Each of the contributors share a common goal: to inspire the transformation of workplaces to be more human and less process-driven. They believe that creative responses to uncertainty and market volatility can power inventive and ethical business sustainability.
The authors were recently interviewed and featured on Business Innovators Magazine about their contribution to their new book. Business Innovators Magazine is a high authority online magazine featuring interviews with many celebrities and high-profile business leaders including the likes of Jeff Bezos, Dave Ramsey, and Barbara Corcoran.
Great Work Cultures is an initiative inspired by Joan Blades, a prominent activist of positive change for women and workplace health. The seven authors, leaders in their respective circles, share diverse ideas to strengthen understanding of what makes workplaces great. The purpose of the book is to understand what is necessary to transform work environments and how to bring more satisfaction to people in the workplace in order to make them more productive. “If you have doubts about the need for improving work cultures, take a look at the data showing how disengaged the average worker is, most workplace productivity is a fraction of what it could be. The happy news is this: workplace environments that are deeply respectful of all workers are also wonderfully productive. And, not surprisingly, they experience very low turnover.”
The first chapter, “The Momentum of Change,” is written by Bill Sanders. He uses a holistic perspective, that has served him well in his business, to talk about the benefits of being receptive to change.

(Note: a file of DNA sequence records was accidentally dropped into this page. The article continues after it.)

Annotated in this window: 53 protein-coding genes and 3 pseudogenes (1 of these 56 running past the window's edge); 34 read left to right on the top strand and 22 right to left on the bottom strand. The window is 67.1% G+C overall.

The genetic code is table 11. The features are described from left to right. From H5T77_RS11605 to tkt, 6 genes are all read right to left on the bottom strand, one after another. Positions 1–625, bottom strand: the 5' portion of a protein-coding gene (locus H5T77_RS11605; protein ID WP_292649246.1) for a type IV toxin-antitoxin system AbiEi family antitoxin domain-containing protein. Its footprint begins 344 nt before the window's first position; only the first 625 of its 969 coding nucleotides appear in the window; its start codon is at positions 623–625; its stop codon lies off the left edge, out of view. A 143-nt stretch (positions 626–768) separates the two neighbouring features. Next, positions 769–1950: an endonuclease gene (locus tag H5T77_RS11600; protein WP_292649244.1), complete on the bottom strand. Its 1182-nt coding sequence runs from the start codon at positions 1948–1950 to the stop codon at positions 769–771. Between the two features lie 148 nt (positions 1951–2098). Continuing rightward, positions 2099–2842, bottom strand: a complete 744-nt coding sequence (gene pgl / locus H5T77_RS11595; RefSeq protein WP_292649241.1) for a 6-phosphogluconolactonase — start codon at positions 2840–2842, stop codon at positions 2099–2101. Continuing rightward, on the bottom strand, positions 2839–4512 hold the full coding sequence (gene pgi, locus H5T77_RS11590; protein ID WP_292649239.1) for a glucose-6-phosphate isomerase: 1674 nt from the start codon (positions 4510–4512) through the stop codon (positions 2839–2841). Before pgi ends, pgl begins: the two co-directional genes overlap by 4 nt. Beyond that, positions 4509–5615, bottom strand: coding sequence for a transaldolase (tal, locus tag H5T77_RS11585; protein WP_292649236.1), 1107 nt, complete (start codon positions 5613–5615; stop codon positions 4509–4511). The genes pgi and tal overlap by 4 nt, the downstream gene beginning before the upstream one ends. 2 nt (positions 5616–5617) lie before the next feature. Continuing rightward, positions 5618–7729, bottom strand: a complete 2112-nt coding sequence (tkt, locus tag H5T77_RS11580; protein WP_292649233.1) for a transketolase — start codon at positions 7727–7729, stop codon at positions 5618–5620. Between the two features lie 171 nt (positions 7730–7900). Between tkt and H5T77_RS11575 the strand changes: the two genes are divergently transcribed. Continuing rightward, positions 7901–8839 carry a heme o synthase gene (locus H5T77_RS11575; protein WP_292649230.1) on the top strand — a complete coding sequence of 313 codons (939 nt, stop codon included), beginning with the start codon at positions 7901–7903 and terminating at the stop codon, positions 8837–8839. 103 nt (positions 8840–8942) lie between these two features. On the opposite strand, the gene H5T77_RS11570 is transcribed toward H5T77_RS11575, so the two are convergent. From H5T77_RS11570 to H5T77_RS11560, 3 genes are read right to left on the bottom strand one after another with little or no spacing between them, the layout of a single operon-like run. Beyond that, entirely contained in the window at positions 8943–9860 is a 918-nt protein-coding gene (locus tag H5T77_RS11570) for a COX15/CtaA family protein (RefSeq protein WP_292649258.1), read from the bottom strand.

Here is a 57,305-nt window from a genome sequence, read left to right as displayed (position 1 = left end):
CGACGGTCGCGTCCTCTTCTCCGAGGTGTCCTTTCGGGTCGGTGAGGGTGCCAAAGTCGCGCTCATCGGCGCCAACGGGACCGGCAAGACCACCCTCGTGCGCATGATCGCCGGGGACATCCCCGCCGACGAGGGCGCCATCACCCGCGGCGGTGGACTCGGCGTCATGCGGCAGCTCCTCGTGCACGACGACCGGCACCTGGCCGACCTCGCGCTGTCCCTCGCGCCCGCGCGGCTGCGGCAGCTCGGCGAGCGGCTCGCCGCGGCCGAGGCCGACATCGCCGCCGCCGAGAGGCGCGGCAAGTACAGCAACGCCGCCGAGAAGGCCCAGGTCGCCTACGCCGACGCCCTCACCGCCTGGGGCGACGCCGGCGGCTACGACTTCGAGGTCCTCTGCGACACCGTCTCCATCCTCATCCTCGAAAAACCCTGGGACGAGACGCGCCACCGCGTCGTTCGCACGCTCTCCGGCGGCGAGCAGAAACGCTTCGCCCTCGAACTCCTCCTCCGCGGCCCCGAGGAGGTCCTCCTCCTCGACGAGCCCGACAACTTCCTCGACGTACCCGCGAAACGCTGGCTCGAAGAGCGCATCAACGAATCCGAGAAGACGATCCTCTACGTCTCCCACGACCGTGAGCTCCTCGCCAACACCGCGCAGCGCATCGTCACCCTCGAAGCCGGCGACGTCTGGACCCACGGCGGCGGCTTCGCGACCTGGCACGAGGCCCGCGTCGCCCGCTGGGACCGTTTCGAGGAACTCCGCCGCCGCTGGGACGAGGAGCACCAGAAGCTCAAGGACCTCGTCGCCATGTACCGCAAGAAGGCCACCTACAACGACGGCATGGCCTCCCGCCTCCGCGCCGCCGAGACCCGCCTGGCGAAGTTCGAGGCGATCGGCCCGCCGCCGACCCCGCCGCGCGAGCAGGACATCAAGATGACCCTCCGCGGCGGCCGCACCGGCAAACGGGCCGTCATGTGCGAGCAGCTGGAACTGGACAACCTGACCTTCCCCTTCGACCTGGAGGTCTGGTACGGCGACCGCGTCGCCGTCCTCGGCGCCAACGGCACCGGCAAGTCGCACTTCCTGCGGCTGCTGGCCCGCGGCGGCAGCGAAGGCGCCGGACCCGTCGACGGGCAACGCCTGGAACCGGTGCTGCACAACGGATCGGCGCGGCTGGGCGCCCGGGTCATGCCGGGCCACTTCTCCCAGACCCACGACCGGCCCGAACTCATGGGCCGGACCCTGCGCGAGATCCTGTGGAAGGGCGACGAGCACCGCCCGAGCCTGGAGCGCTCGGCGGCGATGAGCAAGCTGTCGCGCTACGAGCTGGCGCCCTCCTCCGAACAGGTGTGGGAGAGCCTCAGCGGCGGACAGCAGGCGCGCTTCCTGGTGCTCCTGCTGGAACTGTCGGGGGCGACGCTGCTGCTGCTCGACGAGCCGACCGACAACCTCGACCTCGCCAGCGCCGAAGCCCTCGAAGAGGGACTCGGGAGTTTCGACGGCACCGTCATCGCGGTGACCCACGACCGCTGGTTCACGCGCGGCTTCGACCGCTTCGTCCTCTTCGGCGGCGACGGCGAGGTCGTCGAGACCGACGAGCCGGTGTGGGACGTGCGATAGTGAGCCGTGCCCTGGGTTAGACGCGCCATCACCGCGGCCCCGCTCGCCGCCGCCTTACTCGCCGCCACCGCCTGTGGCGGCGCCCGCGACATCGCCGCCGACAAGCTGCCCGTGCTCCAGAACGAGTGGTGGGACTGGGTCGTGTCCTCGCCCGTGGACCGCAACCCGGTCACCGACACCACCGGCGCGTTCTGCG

The second chapter, “How Companies are Creating Costs by Ignoring Workplace Health,” is written by Dawna Jones. Jones understands complex dynamic relationships, namely that of a company, its people, customers, social, ecological and economic health. She talks about the negative impacts of traditional mindsets on well-being and how that affects a company’s capacity to respond effectively.
Chapter 3, From Profit to Purpose: How Purpose-Driven Leadership Drives Companies to Thrive (and Still Make Money) is written by Ozlem Brooke Erol, Founder of Purposeful Business. She reminds us of a basic yearning in all of us as humans, purpose to be a driving force in all type of organizations as a disruptor. She gives us examples of amazing companies that made more profit by standing up for what is right.
Chapter 4, “The Trouble with Scale: How to Keep Company Culture from Going Wrong in Times of Growth,” is written by Josh Levine. He talks about the challenges business owners face when business expands and how to manage the evolution of their culture by building and preserving relationships.
Chapter 5, “Creating a Culture of Trust in the Workplace,” is written by Sue Bingham. Sue talks about the value of trust in the workplace. An employer who prioritizes trust and values their staff’s feedback can expect loyalty and a better work ethic.
In Chapter 6, “The Age of the Self-Managed Organization,” Doug Kirkpatrick gives us a peek into the future by talking about how changing technologies can liberate employees to be more accountable and responsible for their actions.
The seventh and final chapter is called “Beyond Emotional Intelligence to Whole Body Wisdom” where writer, Anna McGrath, shares the importance of each individual choosing healthy responsibility to create an enlivening workplace culture. Awareness, authenticity, care and directness build environments that support connection and collaboration.
Successful companies have many things in common and any aspiring entrepreneur should understand the importance of creating a positive and receptive work environment, which is what this book is about.
For more information on the authors, their book, and their movement, visit www.hierarchytohighperformance.com.